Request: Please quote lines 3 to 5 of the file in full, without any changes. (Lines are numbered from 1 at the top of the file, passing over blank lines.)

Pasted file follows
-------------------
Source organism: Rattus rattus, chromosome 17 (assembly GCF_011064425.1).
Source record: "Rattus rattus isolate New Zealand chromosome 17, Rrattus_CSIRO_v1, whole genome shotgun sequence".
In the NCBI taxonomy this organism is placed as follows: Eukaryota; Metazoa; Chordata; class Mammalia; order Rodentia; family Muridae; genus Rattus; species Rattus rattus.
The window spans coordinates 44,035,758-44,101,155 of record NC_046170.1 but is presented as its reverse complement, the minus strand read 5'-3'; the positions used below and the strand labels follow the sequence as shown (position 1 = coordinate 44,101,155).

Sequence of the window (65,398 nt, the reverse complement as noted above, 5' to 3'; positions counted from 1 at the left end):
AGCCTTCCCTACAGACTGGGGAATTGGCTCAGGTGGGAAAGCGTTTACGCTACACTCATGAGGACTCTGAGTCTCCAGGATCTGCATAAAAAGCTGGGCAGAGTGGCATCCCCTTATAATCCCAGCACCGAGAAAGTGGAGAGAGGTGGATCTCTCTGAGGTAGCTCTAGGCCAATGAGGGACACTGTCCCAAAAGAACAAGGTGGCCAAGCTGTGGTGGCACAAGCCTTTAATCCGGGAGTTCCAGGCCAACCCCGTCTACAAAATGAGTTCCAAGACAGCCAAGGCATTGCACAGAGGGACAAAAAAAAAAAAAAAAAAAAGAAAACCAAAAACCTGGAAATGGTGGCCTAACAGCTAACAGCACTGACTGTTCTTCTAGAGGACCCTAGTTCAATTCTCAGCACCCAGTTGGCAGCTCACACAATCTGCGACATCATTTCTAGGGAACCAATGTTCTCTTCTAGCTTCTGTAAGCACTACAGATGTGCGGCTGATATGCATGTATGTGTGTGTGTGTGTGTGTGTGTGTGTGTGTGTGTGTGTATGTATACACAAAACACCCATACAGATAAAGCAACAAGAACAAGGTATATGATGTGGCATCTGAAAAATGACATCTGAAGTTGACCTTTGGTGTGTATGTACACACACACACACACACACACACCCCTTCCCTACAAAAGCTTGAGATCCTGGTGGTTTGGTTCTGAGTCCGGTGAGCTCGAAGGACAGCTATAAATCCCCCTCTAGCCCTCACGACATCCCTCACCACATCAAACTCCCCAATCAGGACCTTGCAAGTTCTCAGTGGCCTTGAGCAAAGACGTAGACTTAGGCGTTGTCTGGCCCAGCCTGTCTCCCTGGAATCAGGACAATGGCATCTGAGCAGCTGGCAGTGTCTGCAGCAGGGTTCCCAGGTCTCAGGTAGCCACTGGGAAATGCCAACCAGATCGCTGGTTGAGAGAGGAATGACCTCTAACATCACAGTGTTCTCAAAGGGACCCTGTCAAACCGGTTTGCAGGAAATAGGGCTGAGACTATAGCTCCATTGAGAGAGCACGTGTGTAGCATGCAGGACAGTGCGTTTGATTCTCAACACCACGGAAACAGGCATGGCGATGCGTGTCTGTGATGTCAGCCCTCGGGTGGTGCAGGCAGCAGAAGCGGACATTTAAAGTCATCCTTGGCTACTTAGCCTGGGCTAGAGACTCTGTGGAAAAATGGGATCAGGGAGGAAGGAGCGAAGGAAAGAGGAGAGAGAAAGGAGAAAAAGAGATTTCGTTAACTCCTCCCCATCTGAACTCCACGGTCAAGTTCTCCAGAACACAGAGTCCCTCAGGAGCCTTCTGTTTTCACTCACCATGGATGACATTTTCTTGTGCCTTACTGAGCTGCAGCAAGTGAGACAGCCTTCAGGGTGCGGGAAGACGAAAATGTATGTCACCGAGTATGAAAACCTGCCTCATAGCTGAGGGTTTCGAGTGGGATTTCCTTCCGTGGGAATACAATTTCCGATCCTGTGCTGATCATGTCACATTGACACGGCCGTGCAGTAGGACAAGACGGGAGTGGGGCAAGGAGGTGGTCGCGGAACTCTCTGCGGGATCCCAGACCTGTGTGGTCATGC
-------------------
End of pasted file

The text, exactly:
In the NCBI taxonomy this organism is placed as follows: Eukaryota; Metazoa; Chordata; class Mammalia; order Rodentia; family Muridae; genus Rattus; species Rattus rattus.
The window spans coordinates 44,035,758-44,101,155 of record NC_046170.1 but is presented as its reverse complement, the minus strand read 5'-3'; the positions used below and the strand labels follow the sequence as shown (position 1 = coordinate 44,101,155).

Sequence of the window (65,398 nt, the reverse complement as noted above, 5' to 3'; positions counted from 1 at the left end):